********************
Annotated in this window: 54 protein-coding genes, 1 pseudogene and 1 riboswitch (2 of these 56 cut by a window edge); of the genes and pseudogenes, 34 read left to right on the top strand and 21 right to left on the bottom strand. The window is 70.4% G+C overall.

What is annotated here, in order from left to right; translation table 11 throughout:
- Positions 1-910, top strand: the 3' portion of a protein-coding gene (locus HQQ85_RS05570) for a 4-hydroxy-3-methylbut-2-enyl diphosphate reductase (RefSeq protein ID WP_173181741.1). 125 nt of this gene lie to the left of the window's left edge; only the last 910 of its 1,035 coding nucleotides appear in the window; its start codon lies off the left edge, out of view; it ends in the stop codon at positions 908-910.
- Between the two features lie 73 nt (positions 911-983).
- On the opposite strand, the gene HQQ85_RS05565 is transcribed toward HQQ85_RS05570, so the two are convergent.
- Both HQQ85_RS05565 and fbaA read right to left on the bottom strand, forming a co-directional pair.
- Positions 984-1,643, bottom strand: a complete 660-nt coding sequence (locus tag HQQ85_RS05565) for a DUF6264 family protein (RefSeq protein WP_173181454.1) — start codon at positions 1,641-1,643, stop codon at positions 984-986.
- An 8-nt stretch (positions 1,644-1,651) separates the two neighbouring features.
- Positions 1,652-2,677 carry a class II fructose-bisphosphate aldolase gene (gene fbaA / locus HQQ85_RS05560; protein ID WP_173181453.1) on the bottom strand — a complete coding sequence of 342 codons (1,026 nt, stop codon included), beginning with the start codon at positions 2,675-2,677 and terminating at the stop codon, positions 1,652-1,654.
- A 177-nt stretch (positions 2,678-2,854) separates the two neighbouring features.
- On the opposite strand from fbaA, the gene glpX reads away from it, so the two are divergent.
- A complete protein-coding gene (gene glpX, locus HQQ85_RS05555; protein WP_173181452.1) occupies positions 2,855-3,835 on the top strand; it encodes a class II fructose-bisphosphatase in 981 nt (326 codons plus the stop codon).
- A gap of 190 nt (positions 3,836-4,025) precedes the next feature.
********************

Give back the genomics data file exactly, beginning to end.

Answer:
Annotated in this window: 54 protein-coding genes, 1 pseudogene and 1 riboswitch (2 of these 56 cut by a window edge); of the genes and pseudogenes, 34 read left to right on the top strand and 21 right to left on the bottom strand. The window is 70.4% G+C overall.

What is annotated here, in order from left to right; translation table 11 throughout:
- Positions 1-910, top strand: the 3' portion of a protein-coding gene (locus HQQ85_RS05570) for a 4-hydroxy-3-methylbut-2-enyl diphosphate reductase (RefSeq protein ID WP_173181741.1). 125 nt of this gene lie to the left of the window's left edge; only the last 910 of its 1,035 coding nucleotides appear in the window; its start codon lies off the left edge, out of view; it ends in the stop codon at positions 908-910.
- Between the two features lie 73 nt (positions 911-983).
- On the opposite strand, the gene HQQ85_RS05565 is transcribed toward HQQ85_RS05570, so the two are convergent.
- Both HQQ85_RS05565 and fbaA read right to left on the bottom strand, forming a co-directional pair.
- Positions 984-1,643, bottom strand: a complete 660-nt coding sequence (locus tag HQQ85_RS05565) for a DUF6264 family protein (RefSeq protein WP_173181454.1) — start codon at positions 1,641-1,643, stop codon at positions 984-986.
- An 8-nt stretch (positions 1,644-1,651) separates the two neighbouring features.
- Positions 1,652-2,677 carry a class II fructose-bisphosphate aldolase gene (gene fbaA / locus HQQ85_RS05560; protein ID WP_173181453.1) on the bottom strand — a complete coding sequence of 342 codons (1,026 nt, stop codon included), beginning with the start codon at positions 2,675-2,677 and terminating at the stop codon, positions 1,652-1,654.
- A 177-nt stretch (positions 2,678-2,854) separates the two neighbouring features.
- On the opposite strand from fbaA, the gene glpX reads away from it, so the two are divergent.
- A complete protein-coding gene (gene glpX, locus HQQ85_RS05555; protein WP_173181452.1) occupies positions 2,855-3,835 on the top strand; it encodes a class II fructose-bisphosphatase in 981 nt (326 codons plus the stop codon).
- A gap of 190 nt (positions 3,836-4,025) precedes the next feature.